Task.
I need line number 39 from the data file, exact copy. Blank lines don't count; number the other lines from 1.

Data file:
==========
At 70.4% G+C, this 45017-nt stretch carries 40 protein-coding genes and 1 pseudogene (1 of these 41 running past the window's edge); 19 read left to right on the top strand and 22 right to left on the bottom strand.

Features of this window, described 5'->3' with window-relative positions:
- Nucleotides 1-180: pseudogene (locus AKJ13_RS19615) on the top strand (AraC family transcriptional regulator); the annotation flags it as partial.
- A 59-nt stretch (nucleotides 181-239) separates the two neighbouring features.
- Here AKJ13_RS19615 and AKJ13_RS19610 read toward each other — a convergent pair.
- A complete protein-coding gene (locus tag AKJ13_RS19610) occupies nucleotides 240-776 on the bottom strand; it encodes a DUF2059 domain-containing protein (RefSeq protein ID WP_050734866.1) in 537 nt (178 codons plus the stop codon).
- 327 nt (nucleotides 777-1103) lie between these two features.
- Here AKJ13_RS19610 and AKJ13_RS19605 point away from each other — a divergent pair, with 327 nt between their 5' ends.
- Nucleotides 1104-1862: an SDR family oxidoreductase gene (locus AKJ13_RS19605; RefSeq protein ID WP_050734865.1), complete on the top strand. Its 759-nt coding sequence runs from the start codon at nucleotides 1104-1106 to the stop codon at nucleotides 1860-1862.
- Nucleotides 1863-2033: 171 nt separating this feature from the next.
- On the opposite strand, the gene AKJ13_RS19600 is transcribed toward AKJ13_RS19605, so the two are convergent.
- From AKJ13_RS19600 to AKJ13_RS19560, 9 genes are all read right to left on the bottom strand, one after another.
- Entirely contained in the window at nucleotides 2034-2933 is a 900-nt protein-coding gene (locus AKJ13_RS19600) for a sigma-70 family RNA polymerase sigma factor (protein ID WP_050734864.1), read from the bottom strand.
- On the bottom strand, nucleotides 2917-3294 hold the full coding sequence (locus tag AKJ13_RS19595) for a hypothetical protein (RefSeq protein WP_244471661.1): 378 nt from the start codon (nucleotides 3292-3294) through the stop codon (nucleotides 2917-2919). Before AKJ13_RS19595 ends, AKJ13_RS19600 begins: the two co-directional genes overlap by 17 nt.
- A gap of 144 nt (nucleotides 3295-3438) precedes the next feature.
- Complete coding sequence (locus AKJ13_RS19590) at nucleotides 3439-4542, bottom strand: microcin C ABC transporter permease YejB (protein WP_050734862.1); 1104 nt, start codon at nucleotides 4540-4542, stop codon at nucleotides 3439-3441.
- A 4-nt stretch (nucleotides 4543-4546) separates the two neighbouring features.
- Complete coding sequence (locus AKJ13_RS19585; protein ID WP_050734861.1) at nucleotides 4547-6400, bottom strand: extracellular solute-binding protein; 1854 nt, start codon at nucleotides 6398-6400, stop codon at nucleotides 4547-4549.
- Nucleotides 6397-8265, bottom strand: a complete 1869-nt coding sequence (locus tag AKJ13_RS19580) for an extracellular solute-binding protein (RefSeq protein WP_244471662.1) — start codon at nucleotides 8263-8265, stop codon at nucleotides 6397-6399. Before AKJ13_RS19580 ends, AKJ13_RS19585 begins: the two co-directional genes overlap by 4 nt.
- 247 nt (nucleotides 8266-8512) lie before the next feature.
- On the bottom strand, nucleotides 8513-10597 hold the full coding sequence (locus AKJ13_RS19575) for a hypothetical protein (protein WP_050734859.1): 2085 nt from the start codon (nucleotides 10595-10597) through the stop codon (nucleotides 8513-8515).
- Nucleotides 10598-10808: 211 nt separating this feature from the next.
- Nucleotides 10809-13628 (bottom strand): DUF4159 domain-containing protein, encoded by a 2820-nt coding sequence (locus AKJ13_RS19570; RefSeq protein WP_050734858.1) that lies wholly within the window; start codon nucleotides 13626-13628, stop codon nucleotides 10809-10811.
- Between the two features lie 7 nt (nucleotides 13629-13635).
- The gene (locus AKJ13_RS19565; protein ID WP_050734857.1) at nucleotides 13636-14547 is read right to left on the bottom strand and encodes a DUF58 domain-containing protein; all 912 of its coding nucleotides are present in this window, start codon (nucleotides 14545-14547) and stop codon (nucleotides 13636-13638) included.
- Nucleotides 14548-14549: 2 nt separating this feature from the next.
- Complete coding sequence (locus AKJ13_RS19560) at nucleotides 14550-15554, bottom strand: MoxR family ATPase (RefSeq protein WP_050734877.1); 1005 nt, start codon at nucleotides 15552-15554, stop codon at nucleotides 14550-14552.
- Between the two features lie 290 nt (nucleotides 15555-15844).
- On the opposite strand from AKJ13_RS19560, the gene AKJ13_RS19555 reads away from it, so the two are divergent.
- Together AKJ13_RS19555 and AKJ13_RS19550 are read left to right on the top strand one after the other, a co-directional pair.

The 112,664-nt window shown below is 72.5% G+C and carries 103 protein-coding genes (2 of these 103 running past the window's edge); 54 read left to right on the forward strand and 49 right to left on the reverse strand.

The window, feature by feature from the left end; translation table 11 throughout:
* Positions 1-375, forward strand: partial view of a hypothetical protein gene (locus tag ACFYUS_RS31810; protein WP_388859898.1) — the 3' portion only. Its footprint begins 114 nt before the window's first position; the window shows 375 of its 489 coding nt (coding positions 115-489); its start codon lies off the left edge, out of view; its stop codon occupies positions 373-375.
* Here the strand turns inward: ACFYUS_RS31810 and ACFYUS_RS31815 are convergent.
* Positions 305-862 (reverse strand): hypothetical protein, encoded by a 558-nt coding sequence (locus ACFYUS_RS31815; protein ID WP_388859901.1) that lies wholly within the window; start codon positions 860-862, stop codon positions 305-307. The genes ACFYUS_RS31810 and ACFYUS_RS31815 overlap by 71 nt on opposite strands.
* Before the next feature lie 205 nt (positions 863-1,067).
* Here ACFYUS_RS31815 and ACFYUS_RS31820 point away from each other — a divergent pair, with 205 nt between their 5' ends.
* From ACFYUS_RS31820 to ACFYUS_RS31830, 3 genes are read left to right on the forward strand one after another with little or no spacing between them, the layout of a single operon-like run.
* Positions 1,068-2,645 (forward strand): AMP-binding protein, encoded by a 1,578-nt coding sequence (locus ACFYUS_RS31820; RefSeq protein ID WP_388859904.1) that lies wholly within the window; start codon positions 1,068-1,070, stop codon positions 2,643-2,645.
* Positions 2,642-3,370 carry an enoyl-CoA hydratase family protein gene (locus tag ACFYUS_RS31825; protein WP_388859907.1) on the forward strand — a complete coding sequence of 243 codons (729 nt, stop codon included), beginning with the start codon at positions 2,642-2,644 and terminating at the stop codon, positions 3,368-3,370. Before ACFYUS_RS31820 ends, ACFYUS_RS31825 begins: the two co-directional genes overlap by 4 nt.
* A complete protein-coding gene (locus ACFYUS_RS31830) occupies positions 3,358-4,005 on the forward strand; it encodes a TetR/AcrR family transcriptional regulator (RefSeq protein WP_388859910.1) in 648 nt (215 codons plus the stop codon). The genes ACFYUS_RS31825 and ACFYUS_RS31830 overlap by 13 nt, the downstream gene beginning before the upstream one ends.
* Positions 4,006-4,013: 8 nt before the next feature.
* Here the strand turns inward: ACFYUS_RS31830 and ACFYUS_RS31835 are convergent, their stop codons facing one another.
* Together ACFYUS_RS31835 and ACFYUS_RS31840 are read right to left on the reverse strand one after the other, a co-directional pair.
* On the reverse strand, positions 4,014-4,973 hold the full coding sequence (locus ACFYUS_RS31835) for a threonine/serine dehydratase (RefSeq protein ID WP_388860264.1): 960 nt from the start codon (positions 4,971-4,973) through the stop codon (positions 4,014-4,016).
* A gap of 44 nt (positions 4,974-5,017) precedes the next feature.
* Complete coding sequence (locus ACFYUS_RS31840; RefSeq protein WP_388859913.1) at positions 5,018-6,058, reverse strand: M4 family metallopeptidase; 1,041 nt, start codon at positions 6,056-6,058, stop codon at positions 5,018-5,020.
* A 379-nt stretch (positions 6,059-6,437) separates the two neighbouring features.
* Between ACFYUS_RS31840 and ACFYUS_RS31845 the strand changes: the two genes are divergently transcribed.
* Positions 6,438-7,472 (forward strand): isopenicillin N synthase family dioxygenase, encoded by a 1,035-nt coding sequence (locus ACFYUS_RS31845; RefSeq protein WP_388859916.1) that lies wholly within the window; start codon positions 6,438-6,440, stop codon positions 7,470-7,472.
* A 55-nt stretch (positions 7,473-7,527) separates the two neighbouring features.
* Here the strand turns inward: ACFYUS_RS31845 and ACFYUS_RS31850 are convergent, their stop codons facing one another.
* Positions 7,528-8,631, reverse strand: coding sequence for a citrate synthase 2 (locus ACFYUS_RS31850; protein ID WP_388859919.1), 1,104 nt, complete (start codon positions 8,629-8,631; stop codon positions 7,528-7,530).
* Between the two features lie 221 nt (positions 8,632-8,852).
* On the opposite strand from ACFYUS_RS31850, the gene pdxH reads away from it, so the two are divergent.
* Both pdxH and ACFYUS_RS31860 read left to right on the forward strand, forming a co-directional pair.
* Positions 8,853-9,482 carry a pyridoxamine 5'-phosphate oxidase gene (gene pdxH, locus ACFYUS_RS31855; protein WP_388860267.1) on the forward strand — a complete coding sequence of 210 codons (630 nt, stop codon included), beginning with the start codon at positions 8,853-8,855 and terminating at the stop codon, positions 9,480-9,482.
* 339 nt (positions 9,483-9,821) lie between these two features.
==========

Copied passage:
* Positions 1,068-2,645 (forward strand): AMP-binding protein, encoded by a 1,578-nt coding sequence (locus ACFYUS_RS31820; RefSeq protein ID WP_388859904.1) that lies wholly within the window; start codon positions 1,068-1,070, stop codon positions 2,643-2,645.